11 November 2019

Allocating students: the second year

Last year it turned into the worst week of the year! I was expected to do the allocation of dissertation topics, and concomitant supervisors, to the 3rd year students. My predecessor had told me it was a horrible job but not quite explained why. I was soon to find out.

The student give their top 4 choices out of a list of quite a lot (187 topics this year, I think). And there are 133 students. So you end up with a 187 x 133 matrix with preferences. And then you have to sort that into a neat list of students, titles and supervisors. And that's not easy. The previous years I had done it as my predecessor had done it, but that had been vetoed by the Head of School, and it had been a right pain to do it again. (And again.) But that was last year.

This year I knew in advance what he wanted: he had imposed strict rules on how many student I could give staff with various contracts. So that was clear! It also meant things would be very tight. We had a lot of biology students for not quite enough biology staff! So how to manage that?

When students choose the same topic, the one with the highest mark in our Science Communication module gets priority. Why? Well we needed a criterion. It had to be manageable and objective and make some sort of sense. That year, when I did it for the first time, the students complained, but when I said that that were my criteria, and that I would be happy if they thought of something better, they quickly withdrew the complaint.

Giving the students with the really high grades a topic is a doddle. But certain types of topic (and this certain members of staff) are very popular, so after a while, these are full. So the first four members of staff are booked full pretty soon. And then you end up with the issue of all the students with lower grades who have only chosen topics from these same four people.

One thing I do is ask all staff which topics from other staff members they are willing to supervise. Sometimes someone offers a topic of which you think 'I wish I had thought of that!' Or maybe just 'I could do that'. So when the popular people are full I have to use other people doing their topics. And with a bit of luck, that works. Note that this year, the students only see the topic, not the supervisor, so they don't know who they'll get. That gives me a bit of flexibility!

In the end it was tight. We have enough staff members for all the students, but not enough biologists for all the biology students! So some have to be supervised by non-biologists. Luckily, the essence of a dissertation is the same, no matter what the topic is, so that's generally OK. And we can always touch base with the biologist who proposed the topic if we need help with things like finding data.

So in the end I just made it work! I did another check and pulled out some editing errors, and then published it to the staff. Did this look good to them? When it did, I published it to the students. And then there was silence. I naively thought that meant all was well.

The way I published the list to the students was through the teaching website. And the site doesn’t send announcements immediately! So the silence just meant the students hadn’t found out yet. And then, in the evening, the emails started coming. Oh dear.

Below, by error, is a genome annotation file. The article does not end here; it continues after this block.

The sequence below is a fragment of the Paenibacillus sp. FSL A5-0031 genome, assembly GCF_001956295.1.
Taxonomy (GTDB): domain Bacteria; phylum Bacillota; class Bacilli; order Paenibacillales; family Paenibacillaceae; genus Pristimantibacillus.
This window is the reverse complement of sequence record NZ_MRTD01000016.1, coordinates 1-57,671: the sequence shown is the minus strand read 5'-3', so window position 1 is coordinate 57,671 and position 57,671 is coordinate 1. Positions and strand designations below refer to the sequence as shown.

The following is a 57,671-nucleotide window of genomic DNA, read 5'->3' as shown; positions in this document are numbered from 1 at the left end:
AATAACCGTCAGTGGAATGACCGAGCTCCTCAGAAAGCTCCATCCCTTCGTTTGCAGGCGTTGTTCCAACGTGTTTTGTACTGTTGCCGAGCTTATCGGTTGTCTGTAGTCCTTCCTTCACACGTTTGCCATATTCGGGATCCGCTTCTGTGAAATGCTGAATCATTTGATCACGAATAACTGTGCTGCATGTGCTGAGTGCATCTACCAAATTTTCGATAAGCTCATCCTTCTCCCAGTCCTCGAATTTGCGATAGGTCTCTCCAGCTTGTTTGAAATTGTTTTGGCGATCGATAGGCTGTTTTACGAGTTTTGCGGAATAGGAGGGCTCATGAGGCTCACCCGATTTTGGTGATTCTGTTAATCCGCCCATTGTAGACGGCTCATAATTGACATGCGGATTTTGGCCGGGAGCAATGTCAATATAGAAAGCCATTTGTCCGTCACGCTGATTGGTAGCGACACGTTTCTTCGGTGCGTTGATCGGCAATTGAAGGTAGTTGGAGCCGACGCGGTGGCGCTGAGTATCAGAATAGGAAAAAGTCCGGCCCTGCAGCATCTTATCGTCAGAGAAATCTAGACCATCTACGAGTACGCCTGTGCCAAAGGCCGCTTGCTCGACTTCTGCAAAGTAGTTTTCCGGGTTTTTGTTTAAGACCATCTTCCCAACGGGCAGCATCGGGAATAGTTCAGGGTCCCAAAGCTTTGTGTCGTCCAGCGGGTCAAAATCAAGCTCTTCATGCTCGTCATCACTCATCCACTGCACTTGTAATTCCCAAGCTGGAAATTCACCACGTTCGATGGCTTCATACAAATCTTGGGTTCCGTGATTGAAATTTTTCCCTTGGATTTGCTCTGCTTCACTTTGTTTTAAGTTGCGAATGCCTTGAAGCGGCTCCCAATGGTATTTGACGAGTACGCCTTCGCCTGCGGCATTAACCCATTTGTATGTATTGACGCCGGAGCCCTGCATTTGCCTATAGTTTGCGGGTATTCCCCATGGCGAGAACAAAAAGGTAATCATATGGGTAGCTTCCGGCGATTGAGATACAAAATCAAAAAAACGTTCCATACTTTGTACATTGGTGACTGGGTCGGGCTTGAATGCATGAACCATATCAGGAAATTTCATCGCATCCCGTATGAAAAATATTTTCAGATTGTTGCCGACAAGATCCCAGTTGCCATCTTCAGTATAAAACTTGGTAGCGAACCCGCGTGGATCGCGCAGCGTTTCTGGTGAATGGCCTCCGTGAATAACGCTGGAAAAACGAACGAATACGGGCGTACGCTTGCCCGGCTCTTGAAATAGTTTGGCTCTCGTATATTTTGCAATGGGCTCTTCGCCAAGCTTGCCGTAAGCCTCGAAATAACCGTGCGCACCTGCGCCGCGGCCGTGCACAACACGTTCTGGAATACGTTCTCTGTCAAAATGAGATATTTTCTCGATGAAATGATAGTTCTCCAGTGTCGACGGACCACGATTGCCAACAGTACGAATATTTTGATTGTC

The emails fell into a few categories; the biggest one was students mailing me saying ‘I have been assigned a topic I didn’t choose’. And most were right! I must have made some errors copying things across. I should automate that really; that’s the sort of stuff computers are good at. But these queries were easily sorted out; just check again, and then just copy the correct title across. The supervisor was always correct so nothing went really wrong!

Then there were some students who had that query but who were wrong; they turned out to have mid-clicked when submitting their choices. And that can be a problem! I had two biologists who had accidentally chosen physical topics. But all biologists were full! This was solved by one choosing a rather biological topic offered by a non-biologist member of staff instead, and the other one by a biologist offering to take on one more student than the official limit. Well, if they volunteer, I won’t say no!

Then there were the students who were disappointed they had only been given their third or fourth choice. And they tended to get the response that I understood their disappointment, but that that was the best I could do. Some were very savvy and had checked if their first choice had been taken. If not, they assumed this topic was available, and wanted to have it. To these I explained it wasn’t the topics that were the bottleneck, but the numbers of students per member of staff, and that the topic they would have wanted to have was offered by an already fully booked staff member.

There was one case where a student complained the topic he had been given was wholly inappropriate given that it fell entirely outside his degree programme. But he also admitted he had chosen it! This bloke has some cheek. I’m sure he’ll get far in life!

By the time I write this the emails seem to have stopped. Good! As it is time I get back to working on my first semester modules. The dissertation module doesn’t officially start until the second semester! But it sure does eat time and energy in the first semester too...

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